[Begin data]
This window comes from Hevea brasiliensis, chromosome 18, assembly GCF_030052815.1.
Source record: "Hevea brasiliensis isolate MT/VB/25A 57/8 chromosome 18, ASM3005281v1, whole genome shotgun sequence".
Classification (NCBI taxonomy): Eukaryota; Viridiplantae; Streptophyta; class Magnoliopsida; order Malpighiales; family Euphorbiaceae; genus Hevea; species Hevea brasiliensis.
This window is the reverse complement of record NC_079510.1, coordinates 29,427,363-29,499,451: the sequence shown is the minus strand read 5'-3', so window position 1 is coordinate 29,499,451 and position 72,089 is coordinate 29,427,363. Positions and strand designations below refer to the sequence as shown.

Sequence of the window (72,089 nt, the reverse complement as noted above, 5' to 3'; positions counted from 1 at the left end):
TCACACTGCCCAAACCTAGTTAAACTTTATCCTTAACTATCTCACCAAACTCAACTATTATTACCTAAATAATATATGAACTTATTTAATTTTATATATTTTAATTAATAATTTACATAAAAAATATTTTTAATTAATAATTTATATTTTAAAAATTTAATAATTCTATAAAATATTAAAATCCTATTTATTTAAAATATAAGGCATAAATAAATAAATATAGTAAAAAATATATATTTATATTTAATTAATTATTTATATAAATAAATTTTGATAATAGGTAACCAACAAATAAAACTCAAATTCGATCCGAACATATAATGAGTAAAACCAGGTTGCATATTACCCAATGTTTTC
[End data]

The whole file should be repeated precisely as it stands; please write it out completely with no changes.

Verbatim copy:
This window comes from Hevea brasiliensis, chromosome 18, assembly GCF_030052815.1.
Source record: "Hevea brasiliensis isolate MT/VB/25A 57/8 chromosome 18, ASM3005281v1, whole genome shotgun sequence".
Classification (NCBI taxonomy): Eukaryota; Viridiplantae; Streptophyta; class Magnoliopsida; order Malpighiales; family Euphorbiaceae; genus Hevea; species Hevea brasiliensis.
This window is the reverse complement of record NC_079510.1, coordinates 29,427,363-29,499,451: the sequence shown is the minus strand read 5'-3', so window position 1 is coordinate 29,499,451 and position 72,089 is coordinate 29,427,363. Positions and strand designations below refer to the sequence as shown.

Sequence of the window (72,089 nt, the reverse complement as noted above, 5' to 3'; positions counted from 1 at the left end):
TCACACTGCCCAAACCTAGTTAAACTTTATCCTTAACTATCTCACCAAACTCAACTATTATTACCTAAATAATATATGAACTTATTTAATTTTATATATTTTAATTAATAATTTACATAAAAAATATTTTTAATTAATAATTTATATTTTAAAAATTTAATAATTCTATAAAATATTAAAATCCTATTTATTTAAAATATAAGGCATAAATAAATAAATATAGTAAAAAATATATATTTATATTTAATTAATTATTTATATAAATAAATTTTGATAATAGGTAACCAACAAATAAAACTCAAATTCGATCCGAACATATAATGAGTAAAACCAGGTTGCATATTACCCAATGTTTTC